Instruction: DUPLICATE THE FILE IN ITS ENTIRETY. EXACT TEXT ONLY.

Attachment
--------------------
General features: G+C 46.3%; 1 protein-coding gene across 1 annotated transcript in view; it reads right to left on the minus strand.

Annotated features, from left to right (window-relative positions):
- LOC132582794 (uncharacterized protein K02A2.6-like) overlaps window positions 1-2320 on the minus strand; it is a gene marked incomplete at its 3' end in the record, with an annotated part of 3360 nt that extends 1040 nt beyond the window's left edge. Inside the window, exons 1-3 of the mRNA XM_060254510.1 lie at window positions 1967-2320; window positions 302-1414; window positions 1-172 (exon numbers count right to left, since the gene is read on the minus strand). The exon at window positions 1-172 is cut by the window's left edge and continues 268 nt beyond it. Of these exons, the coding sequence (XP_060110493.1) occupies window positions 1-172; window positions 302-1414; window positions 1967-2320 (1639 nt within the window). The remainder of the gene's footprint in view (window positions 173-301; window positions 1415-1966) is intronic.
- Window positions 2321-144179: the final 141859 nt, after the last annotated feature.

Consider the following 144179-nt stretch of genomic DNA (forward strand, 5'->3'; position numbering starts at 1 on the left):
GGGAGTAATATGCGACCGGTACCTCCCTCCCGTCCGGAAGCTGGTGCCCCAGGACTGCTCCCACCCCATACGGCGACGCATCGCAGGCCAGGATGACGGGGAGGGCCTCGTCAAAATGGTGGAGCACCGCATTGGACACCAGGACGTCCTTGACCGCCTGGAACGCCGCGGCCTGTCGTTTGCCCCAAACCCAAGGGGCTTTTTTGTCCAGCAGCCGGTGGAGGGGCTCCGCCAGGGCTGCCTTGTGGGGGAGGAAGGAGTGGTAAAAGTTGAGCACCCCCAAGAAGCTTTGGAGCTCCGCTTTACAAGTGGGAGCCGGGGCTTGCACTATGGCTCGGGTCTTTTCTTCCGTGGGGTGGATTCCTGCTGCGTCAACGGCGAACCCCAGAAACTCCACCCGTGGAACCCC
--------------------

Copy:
General features: G+C 46.3%; 1 protein-coding gene across 1 annotated transcript in view; it reads right to left on the minus strand.

Annotated features, from left to right (window-relative positions):
- LOC132582794 (uncharacterized protein K02A2.6-like) overlaps window positions 1-2320 on the minus strand; it is a gene marked incomplete at its 3' end in the record, with an annotated part of 3360 nt that extends 1040 nt beyond the window's left edge. Inside the window, exons 1-3 of the mRNA XM_060254510.1 lie at window positions 1967-2320; window positions 302-1414; window positions 1-172 (exon numbers count right to left, since the gene is read on the minus strand). The exon at window positions 1-172 is cut by the window's left edge and continues 268 nt beyond it. Of these exons, the coding sequence (XP_060110493.1) occupies window positions 1-172; window positions 302-1414; window positions 1967-2320 (1639 nt within the window). The remainder of the gene's footprint in view (window positions 173-301; window positions 1415-1966) is intronic.
- Window positions 2321-144179: the final 141859 nt, after the last annotated feature.

Consider the following 144179-nt stretch of genomic DNA (forward strand, 5'->3'; position numbering starts at 1 on the left):
GGGAGTAATATGCGACCGGTACCTCCCTCCCGTCCGGAAGCTGGTGCCCCAGGACTGCTCCCACCCCATACGGCGACGCATCGCAGGCCAGGATGACGGGGAGGGCCTCGTCAAAATGGTGGAGCACCGCATTGGACACCAGGACGTCCTTGACCGCCTGGAACGCCGCGGCCTGTCGTTTGCCCCAAACCCAAGGGGCTTTTTTGTCCAGCAGCCGGTGGAGGGGCTCCGCCAGGGCTGCCTTGTGGGGGAGGAAGGAGTGGTAAAAGTTGAGCACCCCCAAGAAGCTTTGGAGCTCCGCTTTACAAGTGGGAGCCGGGGCTTGCACTATGGCTCGGGTCTTTTCTTCCGTGGGGTGGATTCCTGCTGCGTCAACGGCGAACCCCAGAAACTCCACCCGTGGAACCCC